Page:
The waiting room and lobby at VUMC are large and intimidating after navigating a small-town hospital for the previous three years. There were dozens of people in the surgical waiting room. Even though I took Valium upon arrival at the hospital, my nerves started to kick in a bit.
Was I really ready for this? My body was so exhausted. This was going to be my fourth neurosurgery in ten months. Would my mental health hold up? Would I be able to endure the recovery and learn to take steps with both legs again?
The most un-chill nurse ever
The nurse in charge of corralling and escorting patients from the waiting area to the pre-operative clinic was grumpier than I was. It was her job to assign us to our respective rooms and tell us to change into our fetching hospital attire while we waited for our nurses. She was visibly and audibly angry that I had more than one person accompanying me and that one of those people was a photographer. I tried showing her the emails proving this was planned. I had permission from the News and Communications department at VUMC. She was very uninterested in reading the emails I offered for proof.
She made her disapproval well-known, not just to me but to every patient and staff member in the clinic, when she yelled across the room to her manager. “Hey! Did you know that there was supposed to be some videographer here this morning filming all of us?!” In the most un-intimidating voice I could muster after being deprived of both sleep and coffee, I said, “This is a photographic camera, not a video camera, and the only person being filmed is me.”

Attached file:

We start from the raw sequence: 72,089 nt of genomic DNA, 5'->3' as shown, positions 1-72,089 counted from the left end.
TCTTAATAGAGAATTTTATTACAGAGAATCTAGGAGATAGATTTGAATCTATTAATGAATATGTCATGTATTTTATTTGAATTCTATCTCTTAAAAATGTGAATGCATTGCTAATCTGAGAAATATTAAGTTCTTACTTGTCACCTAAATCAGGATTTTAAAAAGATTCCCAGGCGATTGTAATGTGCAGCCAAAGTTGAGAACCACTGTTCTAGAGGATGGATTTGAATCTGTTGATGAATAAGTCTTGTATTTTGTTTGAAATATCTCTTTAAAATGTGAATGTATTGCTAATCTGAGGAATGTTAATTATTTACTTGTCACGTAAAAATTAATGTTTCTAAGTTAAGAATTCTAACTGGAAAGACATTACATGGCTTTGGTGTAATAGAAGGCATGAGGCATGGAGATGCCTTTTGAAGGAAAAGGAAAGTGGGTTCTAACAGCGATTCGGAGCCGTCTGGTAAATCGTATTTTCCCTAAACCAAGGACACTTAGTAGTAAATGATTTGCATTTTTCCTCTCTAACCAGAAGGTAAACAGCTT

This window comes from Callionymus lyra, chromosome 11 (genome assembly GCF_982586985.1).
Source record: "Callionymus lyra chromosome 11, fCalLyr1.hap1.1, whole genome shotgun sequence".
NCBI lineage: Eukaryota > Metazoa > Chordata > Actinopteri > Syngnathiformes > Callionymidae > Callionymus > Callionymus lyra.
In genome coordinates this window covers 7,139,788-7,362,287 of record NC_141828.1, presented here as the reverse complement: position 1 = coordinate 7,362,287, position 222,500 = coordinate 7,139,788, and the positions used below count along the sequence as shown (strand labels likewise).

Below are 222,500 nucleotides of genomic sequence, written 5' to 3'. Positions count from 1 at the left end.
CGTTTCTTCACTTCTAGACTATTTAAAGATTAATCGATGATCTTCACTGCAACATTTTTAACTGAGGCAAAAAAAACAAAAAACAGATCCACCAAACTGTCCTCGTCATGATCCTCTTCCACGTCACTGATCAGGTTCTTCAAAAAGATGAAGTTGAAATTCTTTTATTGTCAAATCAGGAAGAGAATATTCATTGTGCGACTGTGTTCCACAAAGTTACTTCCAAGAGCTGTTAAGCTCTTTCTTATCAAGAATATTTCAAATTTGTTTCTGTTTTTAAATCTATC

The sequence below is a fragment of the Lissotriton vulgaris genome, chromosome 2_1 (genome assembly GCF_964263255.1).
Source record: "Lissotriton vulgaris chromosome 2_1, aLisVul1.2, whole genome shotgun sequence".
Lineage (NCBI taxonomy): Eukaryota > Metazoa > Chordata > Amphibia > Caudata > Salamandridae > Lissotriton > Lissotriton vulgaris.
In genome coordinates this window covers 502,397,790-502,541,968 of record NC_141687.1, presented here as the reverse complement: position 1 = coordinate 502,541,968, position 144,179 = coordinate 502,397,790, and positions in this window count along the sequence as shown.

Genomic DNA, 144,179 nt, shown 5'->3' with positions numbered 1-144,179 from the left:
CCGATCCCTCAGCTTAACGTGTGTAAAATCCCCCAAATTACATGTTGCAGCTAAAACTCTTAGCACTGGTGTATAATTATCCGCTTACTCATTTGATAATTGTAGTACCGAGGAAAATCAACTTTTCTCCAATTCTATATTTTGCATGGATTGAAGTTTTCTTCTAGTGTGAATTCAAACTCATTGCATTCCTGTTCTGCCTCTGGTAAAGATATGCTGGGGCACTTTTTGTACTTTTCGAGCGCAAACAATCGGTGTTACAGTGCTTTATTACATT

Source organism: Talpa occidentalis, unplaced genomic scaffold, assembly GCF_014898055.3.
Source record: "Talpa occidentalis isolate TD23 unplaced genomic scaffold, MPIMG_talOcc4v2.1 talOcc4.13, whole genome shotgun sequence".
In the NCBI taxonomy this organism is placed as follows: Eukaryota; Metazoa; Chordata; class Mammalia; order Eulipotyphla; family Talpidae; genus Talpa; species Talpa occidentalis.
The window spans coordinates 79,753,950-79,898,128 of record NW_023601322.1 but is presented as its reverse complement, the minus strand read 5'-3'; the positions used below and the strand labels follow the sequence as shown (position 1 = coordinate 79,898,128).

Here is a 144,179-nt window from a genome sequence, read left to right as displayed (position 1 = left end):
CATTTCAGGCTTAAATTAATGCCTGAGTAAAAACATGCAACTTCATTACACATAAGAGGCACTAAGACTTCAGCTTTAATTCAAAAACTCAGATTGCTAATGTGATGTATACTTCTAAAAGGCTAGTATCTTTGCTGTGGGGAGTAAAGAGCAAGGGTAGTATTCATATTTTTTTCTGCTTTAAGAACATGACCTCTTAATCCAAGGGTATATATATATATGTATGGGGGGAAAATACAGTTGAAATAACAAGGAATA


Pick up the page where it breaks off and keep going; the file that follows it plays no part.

The pre-operative suite
Once in my assigned room, which by the way, included a patient bathroom approximately the size of a small broom closet, it was time to change into those fetching hospital wears. These rooms must have been from days of yore at VUMC. I could hardly step into and then turn to use the toilet; it was that tight of a fit.
The entire time I was in there, I cursed out the nurse who had made my arrival so unpleasant. One of my companions attempted to get me to hush up and not cause a scene. I think I responded with something along the lines of, “I can say whatever I want when that heifer isn’t in earshot. Come at me like that in the morning when I don’t have any food or coffee; I’ll throw my walker at you.” Of course, I wouldn’t really throw my walker at her, but I was full of piss and vinegar at that point, and the Valium had shut down all inhibitions about what I let fly out of my mouth.